Desserts Fresh baked blueberry and frangipane tart

Published on April 10th, 2016 | by Gareth


Blueberry frangipane tart

I’m back. Excuse the absence of recipe sharing lately. The joy of fatherhood has definitely been eating into my blog time of late, in a good way. It’s a bit like a second childhood really, making sandcastles, playing with Lego and tickle time. All of which make for compelling weekend entertainment, especially with a mini me.

Its mid Autumn in Sydney town, the equivalent of October back home. The weather here though, is far from an English Autumn day; the sun continues to keep temperatures in the high 20s. Making for a reliable version of the English summer and perfect for picnics.

This relatively simple frangipane tart recipe, decorated with blueberries, is a great addition to any picnic. Usually the mention of fresh ingredients in my posts, prompts me to share their health benefits. I’m not going to beat about the bush; the recipe contains a good whack of butter and refined sugar. So let’s just call it a treat, with the health benefit of making you smile.

Frangipane or frangipani, is a filling made from almonds, eggs, butter and sugar. It’s a traditional French culinary creation that’s used in a variety of flans, cakes and pastries. Although it sounds fancy schmancy, it’s very easy to make. Anyway, here is my blueberry frangipane tart, which takes a few cues from the traditional English bakewell tart.

Prep time: 15 minutes if you buy a pre-made pastry flan case or 3 hours if you make your own.
Cooking time: 25-30 minutes.
Equipment: 25 x 20cm baking tin, eclectic mixer, large mixing bowl.


Frangipane filling
• 175g ground almonds (almond meal)
• 175g icing sugar (you can use caster sugar)
• 125g butter
• 2 eggs
• 2 tbsp. corn flour
• 1 tbsp. brandy or rum

• Fresh blueberries (or raspberry or any seasonal berries)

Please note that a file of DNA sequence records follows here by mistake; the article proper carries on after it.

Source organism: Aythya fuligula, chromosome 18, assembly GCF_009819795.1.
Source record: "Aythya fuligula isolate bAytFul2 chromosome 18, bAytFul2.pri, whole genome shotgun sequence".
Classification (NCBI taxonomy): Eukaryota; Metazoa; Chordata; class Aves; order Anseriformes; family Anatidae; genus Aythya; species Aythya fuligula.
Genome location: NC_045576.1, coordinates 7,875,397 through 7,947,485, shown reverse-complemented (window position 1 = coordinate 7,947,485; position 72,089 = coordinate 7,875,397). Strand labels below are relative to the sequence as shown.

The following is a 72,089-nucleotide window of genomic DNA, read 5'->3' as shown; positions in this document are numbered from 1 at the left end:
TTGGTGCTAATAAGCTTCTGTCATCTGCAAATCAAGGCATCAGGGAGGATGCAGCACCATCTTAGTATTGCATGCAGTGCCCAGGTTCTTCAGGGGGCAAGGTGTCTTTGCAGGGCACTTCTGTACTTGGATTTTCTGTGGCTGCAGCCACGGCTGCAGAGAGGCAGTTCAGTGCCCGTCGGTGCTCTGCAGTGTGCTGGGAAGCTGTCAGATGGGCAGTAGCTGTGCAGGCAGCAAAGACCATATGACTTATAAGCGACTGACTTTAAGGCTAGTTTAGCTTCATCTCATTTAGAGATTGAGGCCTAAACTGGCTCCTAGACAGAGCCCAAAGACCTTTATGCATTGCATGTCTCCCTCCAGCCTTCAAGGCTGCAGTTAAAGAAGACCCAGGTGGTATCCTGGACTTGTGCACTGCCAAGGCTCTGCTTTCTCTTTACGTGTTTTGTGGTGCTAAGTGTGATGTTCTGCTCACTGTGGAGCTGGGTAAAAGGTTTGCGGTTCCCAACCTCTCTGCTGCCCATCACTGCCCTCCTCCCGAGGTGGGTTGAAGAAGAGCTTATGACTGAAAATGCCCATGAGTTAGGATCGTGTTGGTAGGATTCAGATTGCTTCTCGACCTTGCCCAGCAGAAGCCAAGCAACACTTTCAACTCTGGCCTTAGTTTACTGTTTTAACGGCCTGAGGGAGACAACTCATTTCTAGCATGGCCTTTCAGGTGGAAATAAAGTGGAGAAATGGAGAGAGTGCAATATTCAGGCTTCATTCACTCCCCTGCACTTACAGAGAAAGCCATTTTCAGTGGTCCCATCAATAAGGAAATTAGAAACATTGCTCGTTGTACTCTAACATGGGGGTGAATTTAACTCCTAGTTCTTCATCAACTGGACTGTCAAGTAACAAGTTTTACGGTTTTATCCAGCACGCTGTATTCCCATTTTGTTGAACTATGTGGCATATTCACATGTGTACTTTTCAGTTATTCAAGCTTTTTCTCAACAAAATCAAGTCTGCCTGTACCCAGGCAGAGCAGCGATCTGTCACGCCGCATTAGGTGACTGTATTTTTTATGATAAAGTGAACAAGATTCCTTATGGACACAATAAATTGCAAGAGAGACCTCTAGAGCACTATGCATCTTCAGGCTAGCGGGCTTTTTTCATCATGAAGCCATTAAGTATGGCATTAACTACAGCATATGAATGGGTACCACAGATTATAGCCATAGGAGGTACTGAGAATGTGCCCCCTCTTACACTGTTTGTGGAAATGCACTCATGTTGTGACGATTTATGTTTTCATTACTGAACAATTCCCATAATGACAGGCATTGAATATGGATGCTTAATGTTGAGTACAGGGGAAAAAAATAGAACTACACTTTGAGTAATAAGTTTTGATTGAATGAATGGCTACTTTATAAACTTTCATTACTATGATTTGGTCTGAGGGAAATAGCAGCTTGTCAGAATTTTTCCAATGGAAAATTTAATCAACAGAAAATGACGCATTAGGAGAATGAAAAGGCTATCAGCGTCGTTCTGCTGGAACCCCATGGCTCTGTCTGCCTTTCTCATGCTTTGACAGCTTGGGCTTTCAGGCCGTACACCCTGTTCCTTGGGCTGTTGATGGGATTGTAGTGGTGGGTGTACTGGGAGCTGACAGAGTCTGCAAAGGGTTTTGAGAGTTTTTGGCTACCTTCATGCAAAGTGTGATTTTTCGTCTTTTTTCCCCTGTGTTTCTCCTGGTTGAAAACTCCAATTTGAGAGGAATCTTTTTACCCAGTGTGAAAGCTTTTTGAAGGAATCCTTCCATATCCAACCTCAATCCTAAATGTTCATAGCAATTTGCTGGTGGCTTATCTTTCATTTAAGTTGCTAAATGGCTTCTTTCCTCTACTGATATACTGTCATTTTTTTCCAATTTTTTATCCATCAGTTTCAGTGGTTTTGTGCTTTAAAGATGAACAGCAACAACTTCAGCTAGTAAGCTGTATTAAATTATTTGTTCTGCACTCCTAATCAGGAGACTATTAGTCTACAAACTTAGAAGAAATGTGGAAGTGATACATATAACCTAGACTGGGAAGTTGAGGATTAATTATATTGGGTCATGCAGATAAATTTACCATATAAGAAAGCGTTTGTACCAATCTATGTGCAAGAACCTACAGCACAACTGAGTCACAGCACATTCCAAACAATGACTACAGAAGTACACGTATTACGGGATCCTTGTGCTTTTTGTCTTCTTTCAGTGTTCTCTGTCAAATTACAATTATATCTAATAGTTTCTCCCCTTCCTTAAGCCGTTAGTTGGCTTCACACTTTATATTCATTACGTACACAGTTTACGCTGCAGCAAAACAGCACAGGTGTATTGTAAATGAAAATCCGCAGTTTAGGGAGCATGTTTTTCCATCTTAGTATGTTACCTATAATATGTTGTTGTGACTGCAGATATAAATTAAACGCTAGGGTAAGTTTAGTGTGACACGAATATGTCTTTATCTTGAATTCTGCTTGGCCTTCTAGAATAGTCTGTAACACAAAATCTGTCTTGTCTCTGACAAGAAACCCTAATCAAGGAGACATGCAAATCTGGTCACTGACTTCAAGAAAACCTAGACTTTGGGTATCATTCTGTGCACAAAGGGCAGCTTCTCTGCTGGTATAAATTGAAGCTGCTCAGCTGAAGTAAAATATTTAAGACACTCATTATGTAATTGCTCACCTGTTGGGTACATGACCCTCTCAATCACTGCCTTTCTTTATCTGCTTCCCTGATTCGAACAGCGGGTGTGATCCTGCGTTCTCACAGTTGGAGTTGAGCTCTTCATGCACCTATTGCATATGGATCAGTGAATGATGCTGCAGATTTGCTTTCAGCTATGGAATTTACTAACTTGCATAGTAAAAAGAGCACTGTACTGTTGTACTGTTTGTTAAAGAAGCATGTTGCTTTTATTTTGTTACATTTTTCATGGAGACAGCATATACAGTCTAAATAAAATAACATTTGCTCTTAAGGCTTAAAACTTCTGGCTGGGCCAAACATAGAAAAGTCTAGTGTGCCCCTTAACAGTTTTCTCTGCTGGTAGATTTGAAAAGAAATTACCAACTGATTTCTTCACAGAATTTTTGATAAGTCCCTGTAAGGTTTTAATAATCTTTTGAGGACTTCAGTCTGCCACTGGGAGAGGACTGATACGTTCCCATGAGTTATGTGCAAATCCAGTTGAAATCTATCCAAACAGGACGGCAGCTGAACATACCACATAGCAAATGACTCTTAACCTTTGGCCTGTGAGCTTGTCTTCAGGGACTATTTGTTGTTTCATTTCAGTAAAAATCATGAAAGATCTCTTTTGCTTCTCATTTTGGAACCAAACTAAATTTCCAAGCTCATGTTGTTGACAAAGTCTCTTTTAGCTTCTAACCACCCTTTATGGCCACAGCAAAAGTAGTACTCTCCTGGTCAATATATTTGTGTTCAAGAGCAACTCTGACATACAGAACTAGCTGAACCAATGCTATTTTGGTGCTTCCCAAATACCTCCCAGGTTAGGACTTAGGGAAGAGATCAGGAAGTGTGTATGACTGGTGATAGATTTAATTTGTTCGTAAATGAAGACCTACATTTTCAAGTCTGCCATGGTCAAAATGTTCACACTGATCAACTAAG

• Raspberry, strawberry or cherry jam

Shout out to my good friend Petra who made us some delicious jam that I used when I made this.

Sweet short crust pastry base
• 125g unsalted butter
• 50g caster sugar
• 250g plain flour
• 1 egg yolk
• Pinch salt

Or plain shortcrust pastry

Or cheat and buy a flan base at the supermarket, there I said it.


Sweet shortcrust pastry
• Using an electric mixer, blend the butter and sugar and salt until light and fluffy.
• Add 50g of the flour and mix in (lower the speed on the mixer for this part), then add the egg yolk and then the remaining flour one tablespoon at a time. Finally incorporate 1-2 tablespoons of iced water.
• Bring the dough together using your fingertips and knead a couple of times until it comes together.
• Cover in plastic food wrap and pop in the fridge to rest for 2-3 hours.
• To roll it out, I recommend letting it warm up a bit, to make it more pliable.
• Dust your rolling pin and worktop with plain flour, roll until the thickness of a table mat.
• Pick up the pastry on the rolling pin and place in a pre-greased flan tin. If the pastry breaks up, don’t worry, just push into the tin with your fingers getting it as thin as possible. Prick with a fork in several places.
• Lay backing paper over the pastry and fill with baking beans.
• Bake for 10 minutes at 180 degrees.
• Remove from oven, remove baking beans and set aside to cool.

Frangipane cream
• Combine the icing sugar, ground almonds and corn flour.
• In a separate dish, soften the butter.
• Add the ground almond/sugar mix to the butter and stir in the eggs (one at a time).
• Lastly, mix in the rum or brandy.
• Chill the frangipane in the fridge.

Tart assembly
• Preheat oven to 180 degrees
• Line the cooled pastry case with a thin layer of jam then spoon on about a 2-inch layer of frangipane.
• Decorate with blueberries (flaked almonds work well also).
• Bake for 20 minutes until golden brown.
• Cool, then serve on its own or with crème fraiche (or vanilla ice cream).

blueberry frangipane

a slice of blueberry frangipane tart

About the Author

Englishman in Sydney loves a whisky, pies and all things savoury. Digital Marketer by day, cook the rest of the time. Amateur writer, photographer & aspiring anthropologists.

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